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Piero Camporesi is one of the foremost historians of folklore and popular beliefs in Europe today. This book is a brilliant account of medieval and early modern attitudes to the cosmos in general and the human body in particular.Drawing on a large body of literature, Camporesi builds up a remarkable picture of the everyday beliefs and practices of medieval and early modern Italy.He examines the symbolism relating to food and the overtones of vampirism which have haunted the Christian sacraments. He discusses the eating habits of monks and hermits which were held up as a religious model for the community. He offers a striking analysis of medieval views of the body, and of humanity situated at the centre of the symbolic universe. Moving from the anatomical table to the kitchen table, he shows the similarities between the anatomist and the cook, both of whom worked with dead flesh, with corpses which had to be cut up, greased, severed, skinned, diced and gutted.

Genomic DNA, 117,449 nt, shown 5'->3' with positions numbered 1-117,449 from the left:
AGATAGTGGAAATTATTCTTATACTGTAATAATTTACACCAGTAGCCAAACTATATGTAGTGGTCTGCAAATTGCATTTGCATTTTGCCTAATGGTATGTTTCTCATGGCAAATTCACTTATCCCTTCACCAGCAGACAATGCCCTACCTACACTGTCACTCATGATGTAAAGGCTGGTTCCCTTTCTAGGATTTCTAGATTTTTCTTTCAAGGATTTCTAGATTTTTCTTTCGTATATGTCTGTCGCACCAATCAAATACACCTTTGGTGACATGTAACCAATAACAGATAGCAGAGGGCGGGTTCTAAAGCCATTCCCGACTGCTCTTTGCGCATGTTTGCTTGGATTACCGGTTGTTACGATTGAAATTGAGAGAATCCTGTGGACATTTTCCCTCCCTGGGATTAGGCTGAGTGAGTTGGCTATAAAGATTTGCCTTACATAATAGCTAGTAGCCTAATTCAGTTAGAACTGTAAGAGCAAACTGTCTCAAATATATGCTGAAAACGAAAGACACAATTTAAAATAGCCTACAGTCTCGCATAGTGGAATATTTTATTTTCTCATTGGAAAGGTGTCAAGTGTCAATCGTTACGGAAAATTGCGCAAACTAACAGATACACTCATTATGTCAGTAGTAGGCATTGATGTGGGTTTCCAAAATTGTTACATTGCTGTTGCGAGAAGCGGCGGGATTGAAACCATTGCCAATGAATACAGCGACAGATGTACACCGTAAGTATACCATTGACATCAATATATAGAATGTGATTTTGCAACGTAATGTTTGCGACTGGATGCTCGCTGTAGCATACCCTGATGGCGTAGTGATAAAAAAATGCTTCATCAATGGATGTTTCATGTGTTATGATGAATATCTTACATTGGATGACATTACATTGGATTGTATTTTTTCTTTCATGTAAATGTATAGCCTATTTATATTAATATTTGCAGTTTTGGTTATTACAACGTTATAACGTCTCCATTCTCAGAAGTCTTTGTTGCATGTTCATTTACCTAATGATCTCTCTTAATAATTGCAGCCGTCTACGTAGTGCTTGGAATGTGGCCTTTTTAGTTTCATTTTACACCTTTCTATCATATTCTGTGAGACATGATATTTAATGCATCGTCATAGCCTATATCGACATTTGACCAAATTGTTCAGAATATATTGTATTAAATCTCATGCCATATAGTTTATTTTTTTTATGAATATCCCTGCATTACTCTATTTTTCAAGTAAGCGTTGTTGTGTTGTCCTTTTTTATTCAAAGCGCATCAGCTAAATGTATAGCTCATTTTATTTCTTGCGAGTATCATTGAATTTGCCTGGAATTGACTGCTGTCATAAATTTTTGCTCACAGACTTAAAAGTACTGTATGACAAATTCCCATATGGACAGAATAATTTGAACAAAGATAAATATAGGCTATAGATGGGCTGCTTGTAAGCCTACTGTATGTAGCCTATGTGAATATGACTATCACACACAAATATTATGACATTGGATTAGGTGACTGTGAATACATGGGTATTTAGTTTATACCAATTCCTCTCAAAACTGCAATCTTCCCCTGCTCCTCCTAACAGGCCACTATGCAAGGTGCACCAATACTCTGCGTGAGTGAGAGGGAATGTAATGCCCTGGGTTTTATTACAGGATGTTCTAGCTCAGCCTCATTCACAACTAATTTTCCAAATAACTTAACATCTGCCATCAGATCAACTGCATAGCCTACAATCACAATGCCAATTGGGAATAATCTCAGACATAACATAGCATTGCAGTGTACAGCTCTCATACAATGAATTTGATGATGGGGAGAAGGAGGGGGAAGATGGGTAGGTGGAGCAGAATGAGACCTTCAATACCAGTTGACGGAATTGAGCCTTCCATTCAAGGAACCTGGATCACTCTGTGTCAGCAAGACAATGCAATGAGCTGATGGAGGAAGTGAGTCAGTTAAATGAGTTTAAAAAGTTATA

Piero Camporesi is the Professor of Italian Literature at the University of Bologna. His previous books include The Magic Harvest (Polity, 1993) and Exotic Brew (Polity, 1994).